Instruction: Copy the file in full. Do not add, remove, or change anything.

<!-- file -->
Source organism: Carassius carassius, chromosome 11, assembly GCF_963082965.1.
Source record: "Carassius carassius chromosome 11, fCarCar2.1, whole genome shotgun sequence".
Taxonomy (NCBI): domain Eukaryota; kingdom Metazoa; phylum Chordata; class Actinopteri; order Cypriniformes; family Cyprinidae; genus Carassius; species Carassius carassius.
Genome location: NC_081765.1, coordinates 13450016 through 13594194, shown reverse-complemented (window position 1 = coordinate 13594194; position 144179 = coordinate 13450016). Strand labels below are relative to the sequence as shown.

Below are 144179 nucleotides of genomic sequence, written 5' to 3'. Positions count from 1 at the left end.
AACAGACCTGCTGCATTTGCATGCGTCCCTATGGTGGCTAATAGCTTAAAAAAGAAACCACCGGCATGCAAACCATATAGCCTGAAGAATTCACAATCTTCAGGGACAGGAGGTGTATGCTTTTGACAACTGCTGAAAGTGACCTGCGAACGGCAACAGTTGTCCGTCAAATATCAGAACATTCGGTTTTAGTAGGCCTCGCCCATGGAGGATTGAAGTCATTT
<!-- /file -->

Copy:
Source organism: Carassius carassius, chromosome 11, assembly GCF_963082965.1.
Source record: "Carassius carassius chromosome 11, fCarCar2.1, whole genome shotgun sequence".
Taxonomy (NCBI): domain Eukaryota; kingdom Metazoa; phylum Chordata; class Actinopteri; order Cypriniformes; family Cyprinidae; genus Carassius; species Carassius carassius.
Genome location: NC_081765.1, coordinates 13450016 through 13594194, shown reverse-complemented (window position 1 = coordinate 13594194; position 144179 = coordinate 13450016). Strand labels below are relative to the sequence as shown.

Below are 144179 nucleotides of genomic sequence, written 5' to 3'. Positions count from 1 at the left end.
AACAGACCTGCTGCATTTGCATGCGTCCCTATGGTGGCTAATAGCTTAAAAAAGAAACCACCGGCATGCAAACCATATAGCCTGAAGAATTCACAATCTTCAGGGACAGGAGGTGTATGCTTTTGACAACTGCTGAAAGTGACCTGCGAACGGCAACAGTTGTCCGTCAAATATCAGAACATTCGGTTTTAGTAGGCCTCGCCCATGGAGGATTGAAGTCATTT